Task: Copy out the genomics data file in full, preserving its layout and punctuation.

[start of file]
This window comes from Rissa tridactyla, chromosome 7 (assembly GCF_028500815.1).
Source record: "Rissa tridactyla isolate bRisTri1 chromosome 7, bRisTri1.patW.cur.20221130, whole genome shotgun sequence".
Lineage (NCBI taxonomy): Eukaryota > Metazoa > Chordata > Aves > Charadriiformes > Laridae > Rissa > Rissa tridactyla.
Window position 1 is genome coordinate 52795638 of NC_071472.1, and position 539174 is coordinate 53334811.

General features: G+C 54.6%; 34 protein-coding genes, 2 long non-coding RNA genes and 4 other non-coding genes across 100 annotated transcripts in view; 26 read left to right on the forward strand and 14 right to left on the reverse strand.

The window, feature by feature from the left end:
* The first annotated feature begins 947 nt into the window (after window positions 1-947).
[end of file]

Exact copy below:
This window comes from Rissa tridactyla, chromosome 7 (assembly GCF_028500815.1).
Source record: "Rissa tridactyla isolate bRisTri1 chromosome 7, bRisTri1.patW.cur.20221130, whole genome shotgun sequence".
Lineage (NCBI taxonomy): Eukaryota > Metazoa > Chordata > Aves > Charadriiformes > Laridae > Rissa > Rissa tridactyla.
Window position 1 is genome coordinate 52795638 of NC_071472.1, and position 539174 is coordinate 53334811.

General features: G+C 54.6%; 34 protein-coding genes, 2 long non-coding RNA genes and 4 other non-coding genes across 100 annotated transcripts in view; 26 read left to right on the forward strand and 14 right to left on the reverse strand.

The window, feature by feature from the left end:
* The first annotated feature begins 947 nt into the window (after window positions 1-947).